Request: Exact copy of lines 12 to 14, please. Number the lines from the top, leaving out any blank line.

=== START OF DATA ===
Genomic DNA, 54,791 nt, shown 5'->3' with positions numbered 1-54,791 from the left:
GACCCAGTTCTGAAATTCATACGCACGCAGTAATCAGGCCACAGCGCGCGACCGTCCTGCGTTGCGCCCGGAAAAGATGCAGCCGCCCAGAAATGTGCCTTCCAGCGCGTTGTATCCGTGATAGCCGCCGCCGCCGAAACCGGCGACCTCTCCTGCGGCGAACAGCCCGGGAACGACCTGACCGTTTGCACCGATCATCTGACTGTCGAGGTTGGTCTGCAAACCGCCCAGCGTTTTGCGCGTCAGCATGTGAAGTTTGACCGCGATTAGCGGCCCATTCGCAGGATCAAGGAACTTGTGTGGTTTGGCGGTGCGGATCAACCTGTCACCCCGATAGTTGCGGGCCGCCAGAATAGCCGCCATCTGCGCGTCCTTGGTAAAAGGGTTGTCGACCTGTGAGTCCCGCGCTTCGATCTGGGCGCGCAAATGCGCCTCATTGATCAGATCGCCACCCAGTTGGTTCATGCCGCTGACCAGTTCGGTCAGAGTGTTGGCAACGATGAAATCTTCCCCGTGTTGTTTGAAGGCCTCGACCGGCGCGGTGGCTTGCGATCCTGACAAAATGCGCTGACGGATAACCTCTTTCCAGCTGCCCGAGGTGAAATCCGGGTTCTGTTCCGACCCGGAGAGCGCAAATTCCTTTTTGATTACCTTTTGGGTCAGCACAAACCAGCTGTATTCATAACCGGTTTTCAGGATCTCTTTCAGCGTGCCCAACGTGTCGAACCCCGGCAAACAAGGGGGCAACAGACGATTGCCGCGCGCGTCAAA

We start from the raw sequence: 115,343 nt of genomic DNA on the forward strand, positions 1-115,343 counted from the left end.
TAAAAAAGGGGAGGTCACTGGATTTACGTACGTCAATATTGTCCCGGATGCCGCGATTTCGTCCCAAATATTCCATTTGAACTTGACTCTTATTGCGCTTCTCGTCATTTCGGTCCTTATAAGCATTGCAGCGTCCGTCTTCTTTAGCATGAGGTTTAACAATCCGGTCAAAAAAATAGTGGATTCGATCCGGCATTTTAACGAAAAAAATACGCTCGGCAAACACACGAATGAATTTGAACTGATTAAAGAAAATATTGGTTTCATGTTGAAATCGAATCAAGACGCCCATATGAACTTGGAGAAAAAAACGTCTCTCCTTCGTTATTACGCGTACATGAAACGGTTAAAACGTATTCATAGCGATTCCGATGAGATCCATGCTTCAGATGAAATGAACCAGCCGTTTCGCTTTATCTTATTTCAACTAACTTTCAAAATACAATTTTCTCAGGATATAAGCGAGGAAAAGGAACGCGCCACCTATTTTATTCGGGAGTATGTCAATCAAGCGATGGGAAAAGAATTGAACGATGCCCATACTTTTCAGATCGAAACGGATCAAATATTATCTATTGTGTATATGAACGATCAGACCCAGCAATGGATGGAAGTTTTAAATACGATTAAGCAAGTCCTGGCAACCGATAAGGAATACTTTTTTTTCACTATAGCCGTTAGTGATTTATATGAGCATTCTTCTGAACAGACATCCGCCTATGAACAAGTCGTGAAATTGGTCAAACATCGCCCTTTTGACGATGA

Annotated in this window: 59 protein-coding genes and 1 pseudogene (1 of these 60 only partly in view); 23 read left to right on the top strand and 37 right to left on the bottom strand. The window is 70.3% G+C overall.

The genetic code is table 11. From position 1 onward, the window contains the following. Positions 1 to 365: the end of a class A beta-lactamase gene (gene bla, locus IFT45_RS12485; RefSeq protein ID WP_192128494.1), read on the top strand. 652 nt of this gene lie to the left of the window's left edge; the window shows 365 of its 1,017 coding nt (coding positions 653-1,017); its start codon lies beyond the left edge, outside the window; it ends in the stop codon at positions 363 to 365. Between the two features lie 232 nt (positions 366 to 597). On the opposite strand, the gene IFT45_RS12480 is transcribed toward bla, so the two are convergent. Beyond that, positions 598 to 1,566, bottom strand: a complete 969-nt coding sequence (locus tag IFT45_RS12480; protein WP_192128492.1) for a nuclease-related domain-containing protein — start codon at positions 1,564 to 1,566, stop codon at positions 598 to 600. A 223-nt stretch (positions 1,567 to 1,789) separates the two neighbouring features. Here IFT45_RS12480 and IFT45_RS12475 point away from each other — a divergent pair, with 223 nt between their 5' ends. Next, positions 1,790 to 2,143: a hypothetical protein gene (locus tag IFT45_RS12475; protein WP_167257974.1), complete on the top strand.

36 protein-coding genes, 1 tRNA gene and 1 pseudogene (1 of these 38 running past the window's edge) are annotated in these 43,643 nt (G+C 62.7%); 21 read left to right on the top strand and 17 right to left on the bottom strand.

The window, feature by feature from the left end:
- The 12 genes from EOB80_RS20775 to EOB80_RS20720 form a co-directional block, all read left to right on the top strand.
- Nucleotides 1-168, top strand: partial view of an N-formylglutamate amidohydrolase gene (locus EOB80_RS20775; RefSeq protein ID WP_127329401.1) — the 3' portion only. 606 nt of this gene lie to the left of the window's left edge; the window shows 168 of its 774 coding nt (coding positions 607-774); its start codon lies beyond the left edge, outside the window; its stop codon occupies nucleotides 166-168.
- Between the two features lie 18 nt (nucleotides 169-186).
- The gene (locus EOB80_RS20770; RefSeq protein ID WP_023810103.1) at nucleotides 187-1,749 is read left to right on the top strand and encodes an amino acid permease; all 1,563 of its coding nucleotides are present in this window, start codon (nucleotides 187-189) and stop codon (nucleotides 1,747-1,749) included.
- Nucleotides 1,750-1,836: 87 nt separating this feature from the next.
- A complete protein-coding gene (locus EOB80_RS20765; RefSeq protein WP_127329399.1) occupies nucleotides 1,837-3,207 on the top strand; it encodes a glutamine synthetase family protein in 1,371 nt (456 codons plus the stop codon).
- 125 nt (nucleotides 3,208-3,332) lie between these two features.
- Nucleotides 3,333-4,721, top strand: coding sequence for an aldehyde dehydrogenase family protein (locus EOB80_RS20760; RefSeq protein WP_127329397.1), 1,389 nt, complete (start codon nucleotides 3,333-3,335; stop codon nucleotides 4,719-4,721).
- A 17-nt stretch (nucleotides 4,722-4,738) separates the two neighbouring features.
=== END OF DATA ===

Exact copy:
- The gene (locus EOB80_RS20770; RefSeq protein ID WP_023810103.1) at nucleotides 187-1,749 is read left to right on the top strand and encodes an amino acid permease; all 1,563 of its coding nucleotides are present in this window, start codon (nucleotides 187-189) and stop codon (nucleotides 1,747-1,749) included.
- Nucleotides 1,750-1,836: 87 nt separating this feature from the next.
- A complete protein-coding gene (locus EOB80_RS20765; RefSeq protein WP_127329399.1) occupies nucleotides 1,837-3,207 on the top strand; it encodes a glutamine synthetase family protein in 1,371 nt (456 codons plus the stop codon).